This week, the second and third grade students at Burroughs Educational Campus in Northeast DC had what has become an annual Pawn Game tournament.

The students played well, had a wonderful time, and demonstrated the spirit that will serve them well when they start to play full chess in 2023. We hope to have both classes playing chess at a level that we can take some of the students to the National Elementary School Championships in Baltimore in May.

Five students (three from second grade and two from third grade) won all of their games. Most important, they used excellent sportsmanship and worked hard throughout the hour we had the tournament.

A Productive First Year for Chess at Thomas Elementary

This school year we added a new program at Neval Thomas Elementary School in Ward 7 in Washington, D.C.  Thanks in part to the support of the D.C. Housing Finance Agency, we are able to provide this program at no cost to the school or students.

By teaching chess as an elective subject during the school day, we are able to reach those students who are unlikely to sign up for extracurricular activities.  Over 30 fourth-graders are participating in the program thus far this year.  Our goal is not simply to teach the rules, of chess, but to sharpen the students’ problem-solving skills that they can then apply to their other subjects.

One of our instructors, Robert Teachey, helps students develop their understanding of the basic strategy through the Pawn Game.  

In the U.S. Chess Center’s three decades of operation, we’ve successfully provided chess equipment and instruction to thousands of students in Title 1 schools thanks to the help of our contributors.  If you’re looking for a cause to support this year, consider making a charitable donation to our mission.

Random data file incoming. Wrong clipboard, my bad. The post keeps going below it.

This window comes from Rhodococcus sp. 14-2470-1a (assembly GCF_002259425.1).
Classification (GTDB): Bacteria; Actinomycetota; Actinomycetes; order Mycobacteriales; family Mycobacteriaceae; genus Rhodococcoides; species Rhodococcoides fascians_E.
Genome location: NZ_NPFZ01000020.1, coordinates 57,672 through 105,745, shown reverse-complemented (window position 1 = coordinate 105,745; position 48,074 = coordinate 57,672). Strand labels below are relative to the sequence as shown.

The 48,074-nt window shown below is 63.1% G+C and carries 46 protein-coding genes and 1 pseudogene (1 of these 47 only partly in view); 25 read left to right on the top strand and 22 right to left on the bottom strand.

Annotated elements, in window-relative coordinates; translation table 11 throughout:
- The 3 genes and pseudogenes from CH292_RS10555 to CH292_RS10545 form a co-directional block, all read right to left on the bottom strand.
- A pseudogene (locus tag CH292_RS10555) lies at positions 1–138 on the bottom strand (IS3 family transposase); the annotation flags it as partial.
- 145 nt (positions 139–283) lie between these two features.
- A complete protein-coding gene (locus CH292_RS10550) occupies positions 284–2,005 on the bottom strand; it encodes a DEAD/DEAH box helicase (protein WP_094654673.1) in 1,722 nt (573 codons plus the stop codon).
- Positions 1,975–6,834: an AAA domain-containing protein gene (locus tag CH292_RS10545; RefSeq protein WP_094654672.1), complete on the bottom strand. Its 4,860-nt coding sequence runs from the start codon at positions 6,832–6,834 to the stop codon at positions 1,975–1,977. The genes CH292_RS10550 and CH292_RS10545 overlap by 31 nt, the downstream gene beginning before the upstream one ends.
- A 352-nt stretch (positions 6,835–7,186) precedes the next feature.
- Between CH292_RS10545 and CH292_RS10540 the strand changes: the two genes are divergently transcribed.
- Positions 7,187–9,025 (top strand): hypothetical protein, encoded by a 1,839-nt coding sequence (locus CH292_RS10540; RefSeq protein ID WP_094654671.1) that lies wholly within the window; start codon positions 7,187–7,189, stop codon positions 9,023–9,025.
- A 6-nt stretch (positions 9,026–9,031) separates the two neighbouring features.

Record Turnout at K-12 Championships at National Harbor

2,463 students turned up to this past weekend’s National K-12 Grade Championships, held at National Harbor, MD for the first time ever.  The field size shattered the previous record of approximately 1,700 students from five years ago.  Students showed up from all over the country to compete for the national championships in their respective grade levels.

We had hoped for strong local representation, and were not disappointed as large contingents of students turned up from the District of Columbia, Maryland and Northern Virginia.  Spring Hill Elementary (pictured below) took home the 5th place trophy in the 6th grade section, as well as the 8th place trophy in the 3rd grade section.  Students at our clubs at Spring Hill, White Oaks and the Theophilus Thompson Club also won individual medals.

Win or lose, it’s always an incredible experience for kids to play an event with thousands of other young people who possess the same love for chess.

A full list of results is available on the website of the U.S. Chess Federation, here.

Metro Area Chess League 2022-23 Round 2 Results 

The Metro Area Chess League reconvened on lichess last Tuesday night, December 5.  Last year’s top two finishers Montgomery Blair (Silver Spring, MD) and Richard Montgomery (Rockville, MD) have picked up right where they left off, recording 4-0 sweeps in both of their first two matches to lead the field early on.  Gonzaga College High School of northwest Washington, Winston Churchill High School of Potomac, MD and McLean High School of McLean, VA have also won both of their first two matches.